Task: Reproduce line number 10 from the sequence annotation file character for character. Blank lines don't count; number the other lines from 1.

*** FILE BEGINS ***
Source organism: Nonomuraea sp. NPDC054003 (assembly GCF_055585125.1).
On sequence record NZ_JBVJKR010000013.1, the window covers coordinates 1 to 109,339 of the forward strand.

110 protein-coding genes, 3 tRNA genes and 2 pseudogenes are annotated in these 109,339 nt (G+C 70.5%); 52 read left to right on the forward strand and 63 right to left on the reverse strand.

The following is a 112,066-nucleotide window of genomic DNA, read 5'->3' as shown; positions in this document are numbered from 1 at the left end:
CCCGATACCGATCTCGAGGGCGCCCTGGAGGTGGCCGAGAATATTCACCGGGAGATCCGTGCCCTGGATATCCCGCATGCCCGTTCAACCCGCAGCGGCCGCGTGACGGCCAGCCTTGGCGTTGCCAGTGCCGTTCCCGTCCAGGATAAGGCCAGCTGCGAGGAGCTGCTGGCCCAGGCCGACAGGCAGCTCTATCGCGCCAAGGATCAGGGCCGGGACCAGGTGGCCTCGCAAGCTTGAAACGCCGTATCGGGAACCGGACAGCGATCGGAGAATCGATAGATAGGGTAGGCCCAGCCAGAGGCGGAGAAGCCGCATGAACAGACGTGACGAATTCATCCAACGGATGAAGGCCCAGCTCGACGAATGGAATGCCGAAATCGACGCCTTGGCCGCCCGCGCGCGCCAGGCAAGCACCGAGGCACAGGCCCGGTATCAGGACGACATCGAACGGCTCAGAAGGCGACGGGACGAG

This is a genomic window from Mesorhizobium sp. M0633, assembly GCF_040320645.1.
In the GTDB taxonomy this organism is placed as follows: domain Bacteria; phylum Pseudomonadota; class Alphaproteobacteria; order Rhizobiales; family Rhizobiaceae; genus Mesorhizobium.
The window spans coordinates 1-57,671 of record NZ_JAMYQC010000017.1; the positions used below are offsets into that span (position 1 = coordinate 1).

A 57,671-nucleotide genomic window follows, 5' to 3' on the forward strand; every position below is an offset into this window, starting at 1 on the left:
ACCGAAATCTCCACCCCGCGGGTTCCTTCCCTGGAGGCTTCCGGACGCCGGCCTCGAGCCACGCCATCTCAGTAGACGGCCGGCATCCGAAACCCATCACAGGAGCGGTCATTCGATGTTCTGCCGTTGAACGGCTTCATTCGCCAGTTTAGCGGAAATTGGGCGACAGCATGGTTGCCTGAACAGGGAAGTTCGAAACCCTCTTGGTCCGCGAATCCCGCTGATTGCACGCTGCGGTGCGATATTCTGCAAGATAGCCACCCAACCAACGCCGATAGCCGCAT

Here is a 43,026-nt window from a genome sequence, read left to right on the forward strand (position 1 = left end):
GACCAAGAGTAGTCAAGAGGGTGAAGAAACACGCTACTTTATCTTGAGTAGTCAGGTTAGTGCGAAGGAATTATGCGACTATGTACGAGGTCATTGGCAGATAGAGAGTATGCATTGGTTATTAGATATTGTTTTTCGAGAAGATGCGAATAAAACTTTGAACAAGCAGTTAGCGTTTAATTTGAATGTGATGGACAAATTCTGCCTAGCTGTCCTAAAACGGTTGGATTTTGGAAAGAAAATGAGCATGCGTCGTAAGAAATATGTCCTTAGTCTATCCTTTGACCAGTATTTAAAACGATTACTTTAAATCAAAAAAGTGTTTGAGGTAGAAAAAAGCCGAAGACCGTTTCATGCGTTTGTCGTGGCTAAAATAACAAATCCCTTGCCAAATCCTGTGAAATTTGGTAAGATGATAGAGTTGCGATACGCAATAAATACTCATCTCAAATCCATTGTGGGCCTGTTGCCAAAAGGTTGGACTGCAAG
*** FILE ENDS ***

ACCGAAATCTCCACCCCGCGGGTTCCTTCCCTGGAGGCTTCCGGACGCCGGCCTCGAGCCACGCCATCTCAGTAGACGGCCGGCATCCGAAACCCATCACAGGAGCGGTCATTCGATGTTCTGCCGTTGAACGGCTTCATTCGCCAGTTTAGCGGAAATTGGGCGACAGCATGGTTGCCTGAACAGGGAAGTTCGAAACCCTCTTGGTCCGCGAATCCCGCTGATTGCACGCTGCGGTGCGATATTCTGCAAGATAGCCACCCAACCAACGCCGATAGCCGCAT